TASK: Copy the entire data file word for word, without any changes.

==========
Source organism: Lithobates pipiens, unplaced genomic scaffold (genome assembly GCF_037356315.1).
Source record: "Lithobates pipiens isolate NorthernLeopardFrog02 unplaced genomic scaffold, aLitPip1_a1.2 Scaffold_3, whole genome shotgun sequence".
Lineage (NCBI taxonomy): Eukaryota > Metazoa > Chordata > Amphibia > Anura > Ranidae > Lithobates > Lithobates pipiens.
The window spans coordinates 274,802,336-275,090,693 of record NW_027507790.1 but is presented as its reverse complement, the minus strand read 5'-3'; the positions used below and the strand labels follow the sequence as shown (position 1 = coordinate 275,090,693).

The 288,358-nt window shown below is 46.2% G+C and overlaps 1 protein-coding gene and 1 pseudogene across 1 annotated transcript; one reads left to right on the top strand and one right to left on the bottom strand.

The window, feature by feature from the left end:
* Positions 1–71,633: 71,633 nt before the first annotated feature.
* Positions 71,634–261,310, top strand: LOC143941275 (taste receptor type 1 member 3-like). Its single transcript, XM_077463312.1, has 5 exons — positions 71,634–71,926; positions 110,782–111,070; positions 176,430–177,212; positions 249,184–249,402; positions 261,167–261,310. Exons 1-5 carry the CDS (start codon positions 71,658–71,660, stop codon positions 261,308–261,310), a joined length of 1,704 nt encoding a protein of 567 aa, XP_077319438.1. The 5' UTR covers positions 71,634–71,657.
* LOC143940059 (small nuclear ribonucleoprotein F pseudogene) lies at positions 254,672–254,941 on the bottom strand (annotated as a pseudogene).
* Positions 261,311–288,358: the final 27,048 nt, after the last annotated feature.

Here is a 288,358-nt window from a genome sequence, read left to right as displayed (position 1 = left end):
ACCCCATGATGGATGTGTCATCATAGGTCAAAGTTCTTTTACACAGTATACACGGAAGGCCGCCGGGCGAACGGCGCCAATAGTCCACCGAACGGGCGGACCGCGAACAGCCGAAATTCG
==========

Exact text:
Source organism: Lithobates pipiens, unplaced genomic scaffold (genome assembly GCF_037356315.1).
Source record: "Lithobates pipiens isolate NorthernLeopardFrog02 unplaced genomic scaffold, aLitPip1_a1.2 Scaffold_3, whole genome shotgun sequence".
Lineage (NCBI taxonomy): Eukaryota > Metazoa > Chordata > Amphibia > Anura > Ranidae > Lithobates > Lithobates pipiens.
The window spans coordinates 274,802,336-275,090,693 of record NW_027507790.1 but is presented as its reverse complement, the minus strand read 5'-3'; the positions used below and the strand labels follow the sequence as shown (position 1 = coordinate 275,090,693).

The 288,358-nt window shown below is 46.2% G+C and overlaps 1 protein-coding gene and 1 pseudogene across 1 annotated transcript; one reads left to right on the top strand and one right to left on the bottom strand.

The window, feature by feature from the left end:
* Positions 1–71,633: 71,633 nt before the first annotated feature.
* Positions 71,634–261,310, top strand: LOC143941275 (taste receptor type 1 member 3-like). Its single transcript, XM_077463312.1, has 5 exons — positions 71,634–71,926; positions 110,782–111,070; positions 176,430–177,212; positions 249,184–249,402; positions 261,167–261,310. Exons 1-5 carry the CDS (start codon positions 71,658–71,660, stop codon positions 261,308–261,310), a joined length of 1,704 nt encoding a protein of 567 aa, XP_077319438.1. The 5' UTR covers positions 71,634–71,657.
* LOC143940059 (small nuclear ribonucleoprotein F pseudogene) lies at positions 254,672–254,941 on the bottom strand (annotated as a pseudogene).
* Positions 261,311–288,358: the final 27,048 nt, after the last annotated feature.

Here is a 288,358-nt window from a genome sequence, read left to right as displayed (position 1 = left end):
ACCCCATGATGGATGTGTCATCATAGGTCAAAGTTCTTTTACACAGTATACACGGAAGGCCGCCGGGCGAACGGCGCCAATAGTCCACCGAACGGGCGGACCGCGAACAGCCGAAATTCG